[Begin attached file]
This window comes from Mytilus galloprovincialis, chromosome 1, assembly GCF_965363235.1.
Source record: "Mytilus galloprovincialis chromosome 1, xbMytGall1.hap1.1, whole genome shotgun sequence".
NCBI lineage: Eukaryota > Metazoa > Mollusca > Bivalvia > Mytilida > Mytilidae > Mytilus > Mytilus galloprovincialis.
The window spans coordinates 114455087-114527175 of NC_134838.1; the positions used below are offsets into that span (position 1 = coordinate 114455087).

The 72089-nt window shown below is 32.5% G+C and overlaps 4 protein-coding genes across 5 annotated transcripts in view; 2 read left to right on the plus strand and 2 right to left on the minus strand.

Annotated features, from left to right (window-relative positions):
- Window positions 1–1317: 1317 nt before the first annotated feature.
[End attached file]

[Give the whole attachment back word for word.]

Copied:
This window comes from Mytilus galloprovincialis, chromosome 1, assembly GCF_965363235.1.
Source record: "Mytilus galloprovincialis chromosome 1, xbMytGall1.hap1.1, whole genome shotgun sequence".
NCBI lineage: Eukaryota > Metazoa > Mollusca > Bivalvia > Mytilida > Mytilidae > Mytilus > Mytilus galloprovincialis.
The window spans coordinates 114455087-114527175 of NC_134838.1; the positions used below are offsets into that span (position 1 = coordinate 114455087).

The 72089-nt window shown below is 32.5% G+C and overlaps 4 protein-coding genes across 5 annotated transcripts in view; 2 read left to right on the plus strand and 2 right to left on the minus strand.

Annotated features, from left to right (window-relative positions):
- Window positions 1–1317: 1317 nt before the first annotated feature.